Deal or No Deal is a Metastruct minigame created by mitterdoo. It was originally a television show that inspired the creation in Garry's Mod. This depiction is based off of the American show. The goal of the game is to win a reasonable amount of money from the game.
A rewrite of this minigame is currently being worked on. Many methods are being used to create a better and less repetitive experience in the game. Sounds have been directly ripped from the PC recreation from BigJonPCGames, instead of being recorded from Stereo Mix which is poor quality (and not stereo). The BigJonPCGames recreation executable has been decompiled into legible source code, and most of the dialogue and game mechanics will be derived from it.
Apart from extracting files and code from another recreation of the game, the source code will now be far cleaner than the current, 3,000-line .lua file that handles the entire game. Many new features are planned to be added as well, including, but not limited to: a brand-new stage made after studying the original American game show, offers made by the banker will be substantially more intimidating to the player to take them, a better overall look-and-feel to the UI, and deeper, dynamic dialogue that reacts to current events. Text-to-speech will be gone.
The date at which this rewrite, dubbed DoND 2.0, will be released, is currently unknown. Development has been on-and-off for months, and all of it is being done by one person. We hope you understand, and we hope to let everybody enjoy a newer, cleaner version of this intense game as soon as humanly possible.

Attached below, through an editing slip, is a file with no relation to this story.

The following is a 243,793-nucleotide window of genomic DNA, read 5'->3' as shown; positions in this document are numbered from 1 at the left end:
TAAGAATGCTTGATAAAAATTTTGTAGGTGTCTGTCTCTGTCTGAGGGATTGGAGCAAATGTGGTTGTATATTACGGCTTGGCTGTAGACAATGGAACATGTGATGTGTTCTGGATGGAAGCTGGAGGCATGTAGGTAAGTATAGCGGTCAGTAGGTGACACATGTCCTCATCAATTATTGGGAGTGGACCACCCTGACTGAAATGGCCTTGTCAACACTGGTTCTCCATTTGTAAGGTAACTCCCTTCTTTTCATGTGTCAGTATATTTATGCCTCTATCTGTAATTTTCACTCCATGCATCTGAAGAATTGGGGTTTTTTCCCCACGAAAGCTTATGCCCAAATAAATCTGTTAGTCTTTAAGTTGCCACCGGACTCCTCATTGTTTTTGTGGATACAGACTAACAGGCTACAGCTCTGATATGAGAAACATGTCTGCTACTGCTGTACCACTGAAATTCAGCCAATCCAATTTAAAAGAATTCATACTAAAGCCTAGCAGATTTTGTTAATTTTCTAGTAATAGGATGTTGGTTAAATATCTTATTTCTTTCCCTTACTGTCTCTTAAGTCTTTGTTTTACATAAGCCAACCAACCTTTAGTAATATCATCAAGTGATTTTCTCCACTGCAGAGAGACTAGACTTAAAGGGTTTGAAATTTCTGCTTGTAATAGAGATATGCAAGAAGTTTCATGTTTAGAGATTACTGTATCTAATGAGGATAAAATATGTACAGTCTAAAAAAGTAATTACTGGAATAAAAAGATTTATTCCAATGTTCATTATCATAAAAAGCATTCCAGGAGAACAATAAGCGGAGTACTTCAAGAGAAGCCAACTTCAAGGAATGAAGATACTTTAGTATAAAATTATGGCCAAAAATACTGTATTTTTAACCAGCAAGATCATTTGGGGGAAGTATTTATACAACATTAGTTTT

The game starts with 26 cases on the stage. Each one has a random value inside it picked from the value board on the right. The player then picks one case to keep to themselves as long as they wish. However, they do not get to see what's inside until the end of the game, and neither does the banker. If the very end of the game is reached (where the player turned down all offers), the player wins whatever is inside their case.
After the player has picked their personal case, they go through rounds of picking remaining cases on the stage and opening them, eliminating their values from the board. Every case opened shows that what's inside is not inside the player's personal case. That being said, it's bad when the player opens a case with a large value inside, and especially bad when the case has a million inside.
There are 9 rounds of eliminating cases. The first one starts with eliminating 6 cases, the second round 5, third 4, and so on until each round eliminates one case at a time. Between these rounds are offers that present the opportunity for the player to sell their case to the banker behind the seats.
Between each round, the banker proposes an offer of money for the player's case. The banker doesn't know what's inside it, either, so he studies your behavior and which values remain on the board. He then reveals his offer to you, where you get to make the choice of the game: Deal, or No Deal?